‘Rs 3,000/month salary’

The situation is worse for Charanjit Mandal, a native of Maipit in South 24 Parganas district.

He was freed from a unit in Walltax Road on September 6, 2019. “I did not receive any financial aid. I am at home and unable to get a job since I returned home a few years ago,” Mondal, who is now 19. He was one of the 61 boys aged between 10 and 17 years rescued from five units.

Unlike Sofir and Samin, he hated work in the unit. “It was hectic. I was paid a monthly wage of Rs 3,000 for working for more than 12-13 hours a day,” he said. “Work began at 9 am and continued till late in the day.”

Being the eldest child in a family of five, Charanjit is worried that he would be unable to support his father Kinkar Mandal, who works as a mason in Kerala.

The invisible link that connects these families is the lack of awareness of their children being forced into bonded labour, exploitation by way of wage theft and long working hours in hazardous environments that could have serious health issues. Poverty, unemployment and lack of education seems to be the driving forces.

A number of village elders see the jewel making industry

A number of village elders see the jewel making industry as a launch-pad for the young boys where they get “free food and accommodation” while they learn to make jewels. This means a “guaranteed job” that helps to settle their debts and bail out the families from poverty.

The next meal is the only thing that matters the most, they said.

Stop re-bondage

Civil society organisations and activists opined that the West Bengal government has now acknowledged the prevalence of trafficking of children for forced labour.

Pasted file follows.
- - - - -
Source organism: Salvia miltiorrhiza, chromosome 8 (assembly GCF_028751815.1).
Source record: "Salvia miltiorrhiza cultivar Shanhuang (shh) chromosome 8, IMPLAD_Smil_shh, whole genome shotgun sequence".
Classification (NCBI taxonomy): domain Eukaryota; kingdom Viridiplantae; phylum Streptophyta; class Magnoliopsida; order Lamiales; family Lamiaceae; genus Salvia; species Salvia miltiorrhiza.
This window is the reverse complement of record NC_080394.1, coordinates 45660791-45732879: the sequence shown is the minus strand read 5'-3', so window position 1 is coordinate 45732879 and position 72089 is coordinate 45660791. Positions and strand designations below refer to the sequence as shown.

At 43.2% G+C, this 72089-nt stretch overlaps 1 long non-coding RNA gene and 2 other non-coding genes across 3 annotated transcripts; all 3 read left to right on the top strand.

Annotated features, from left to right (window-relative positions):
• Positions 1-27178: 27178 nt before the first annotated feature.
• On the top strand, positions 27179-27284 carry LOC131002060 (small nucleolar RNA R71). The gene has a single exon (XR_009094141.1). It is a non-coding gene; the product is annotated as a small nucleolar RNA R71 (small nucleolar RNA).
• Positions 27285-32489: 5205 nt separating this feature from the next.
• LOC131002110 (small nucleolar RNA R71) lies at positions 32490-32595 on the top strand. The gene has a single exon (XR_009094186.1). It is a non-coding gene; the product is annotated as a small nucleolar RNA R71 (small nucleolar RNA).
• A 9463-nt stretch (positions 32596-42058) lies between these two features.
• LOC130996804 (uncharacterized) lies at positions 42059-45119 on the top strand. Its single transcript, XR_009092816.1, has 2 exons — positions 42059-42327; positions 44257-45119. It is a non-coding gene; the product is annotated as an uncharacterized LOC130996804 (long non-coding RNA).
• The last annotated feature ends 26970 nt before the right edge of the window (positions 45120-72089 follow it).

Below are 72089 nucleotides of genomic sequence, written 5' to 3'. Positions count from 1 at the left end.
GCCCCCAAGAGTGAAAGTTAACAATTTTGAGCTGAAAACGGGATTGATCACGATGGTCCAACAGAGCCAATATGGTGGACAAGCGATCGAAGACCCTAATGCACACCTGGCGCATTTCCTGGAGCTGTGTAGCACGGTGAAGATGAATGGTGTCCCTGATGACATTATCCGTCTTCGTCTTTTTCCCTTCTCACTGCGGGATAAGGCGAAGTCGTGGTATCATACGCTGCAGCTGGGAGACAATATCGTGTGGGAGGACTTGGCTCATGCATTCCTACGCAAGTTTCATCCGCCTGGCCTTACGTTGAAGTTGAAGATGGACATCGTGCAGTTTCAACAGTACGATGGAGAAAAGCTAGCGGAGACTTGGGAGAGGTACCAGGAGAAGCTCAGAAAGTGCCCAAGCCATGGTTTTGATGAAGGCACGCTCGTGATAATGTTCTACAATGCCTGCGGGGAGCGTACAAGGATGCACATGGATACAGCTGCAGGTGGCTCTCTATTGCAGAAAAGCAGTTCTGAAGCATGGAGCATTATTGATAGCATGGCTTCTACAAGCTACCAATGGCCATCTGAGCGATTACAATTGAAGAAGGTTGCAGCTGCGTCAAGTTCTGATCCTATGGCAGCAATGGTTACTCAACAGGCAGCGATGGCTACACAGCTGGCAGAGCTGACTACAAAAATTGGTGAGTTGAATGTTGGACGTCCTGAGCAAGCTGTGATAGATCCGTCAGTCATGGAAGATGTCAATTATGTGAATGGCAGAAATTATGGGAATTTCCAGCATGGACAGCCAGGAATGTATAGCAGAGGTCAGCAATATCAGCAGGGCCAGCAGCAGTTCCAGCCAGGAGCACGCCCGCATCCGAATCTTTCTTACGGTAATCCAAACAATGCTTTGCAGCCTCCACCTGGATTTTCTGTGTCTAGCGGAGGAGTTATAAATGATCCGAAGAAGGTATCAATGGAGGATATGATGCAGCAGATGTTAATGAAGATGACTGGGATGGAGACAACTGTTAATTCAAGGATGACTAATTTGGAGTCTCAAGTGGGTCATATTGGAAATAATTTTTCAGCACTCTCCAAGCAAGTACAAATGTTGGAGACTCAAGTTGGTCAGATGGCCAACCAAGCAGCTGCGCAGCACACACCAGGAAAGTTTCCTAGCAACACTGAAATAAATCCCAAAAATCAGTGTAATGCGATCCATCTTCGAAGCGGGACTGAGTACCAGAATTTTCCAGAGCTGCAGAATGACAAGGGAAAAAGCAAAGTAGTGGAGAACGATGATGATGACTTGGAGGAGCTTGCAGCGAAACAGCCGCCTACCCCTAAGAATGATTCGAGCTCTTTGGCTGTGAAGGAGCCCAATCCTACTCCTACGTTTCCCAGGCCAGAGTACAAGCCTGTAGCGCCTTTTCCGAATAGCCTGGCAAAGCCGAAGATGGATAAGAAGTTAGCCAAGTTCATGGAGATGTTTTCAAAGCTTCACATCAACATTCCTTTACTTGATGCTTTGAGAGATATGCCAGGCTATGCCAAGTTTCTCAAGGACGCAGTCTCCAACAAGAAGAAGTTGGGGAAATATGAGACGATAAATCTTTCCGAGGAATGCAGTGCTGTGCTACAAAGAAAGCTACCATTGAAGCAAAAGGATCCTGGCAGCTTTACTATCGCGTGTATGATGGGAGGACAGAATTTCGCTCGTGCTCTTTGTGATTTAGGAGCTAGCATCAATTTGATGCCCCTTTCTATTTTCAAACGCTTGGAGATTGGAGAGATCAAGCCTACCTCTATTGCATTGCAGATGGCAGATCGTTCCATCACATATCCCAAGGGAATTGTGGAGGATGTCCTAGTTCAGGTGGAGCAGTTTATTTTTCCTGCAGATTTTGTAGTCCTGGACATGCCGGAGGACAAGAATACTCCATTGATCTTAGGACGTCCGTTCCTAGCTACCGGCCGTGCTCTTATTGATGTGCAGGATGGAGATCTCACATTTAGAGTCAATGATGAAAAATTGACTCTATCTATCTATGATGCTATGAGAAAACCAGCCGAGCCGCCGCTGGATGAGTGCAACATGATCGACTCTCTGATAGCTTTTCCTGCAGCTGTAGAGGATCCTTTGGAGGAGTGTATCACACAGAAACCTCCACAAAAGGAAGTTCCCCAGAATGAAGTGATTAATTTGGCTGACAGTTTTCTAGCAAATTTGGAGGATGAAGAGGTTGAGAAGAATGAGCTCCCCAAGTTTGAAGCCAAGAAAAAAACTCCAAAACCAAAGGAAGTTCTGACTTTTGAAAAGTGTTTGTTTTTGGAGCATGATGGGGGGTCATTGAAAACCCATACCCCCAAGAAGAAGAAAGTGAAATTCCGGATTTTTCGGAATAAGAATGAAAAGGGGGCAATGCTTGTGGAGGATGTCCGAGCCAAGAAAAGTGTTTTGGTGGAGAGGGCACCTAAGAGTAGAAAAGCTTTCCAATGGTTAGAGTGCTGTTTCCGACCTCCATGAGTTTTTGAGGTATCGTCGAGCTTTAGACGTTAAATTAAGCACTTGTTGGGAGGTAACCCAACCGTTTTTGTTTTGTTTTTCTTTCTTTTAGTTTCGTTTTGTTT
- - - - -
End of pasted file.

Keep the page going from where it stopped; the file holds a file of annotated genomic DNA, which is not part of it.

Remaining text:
WB’s labour department recently organised a programme on August 22 to celebrate World Day Against Child Labour and enrolled a group of survivors for a skill development programme.

Senior officials had also interacted with the survivors and their family members. The boys spoke about their lives in the units, the conditions that led them into becoming bonded labourers, their ordeal there, and the present living condition of their families during the programme.

“It’s a welcome move, but the government should step up its efforts and work with its counterparts in the receiving State (TN) to break the links of the network of trafficking the boys for work,” said an activist.

Natharsha Malim, State coordinator, TN, Bachpan Bachao Andolan, and other members of civil organisations and activists in Tamil Nadu concurred, and added:

“Meaningful rehabilitation to ensure social security to the victims and their families is the only way to stop re-bondage. But this is not happening as there is a wide gap in the knowledge of the bonded labour system among the officials concerned. This is undoing efforts to free the young boys from modern slavery.”

Hundreds of boys like Sofir are still caught in the clutches of bonded labour in the units in Chennai. However, they continue to toil day and night without knowing anything about the life behind the four walls of the units.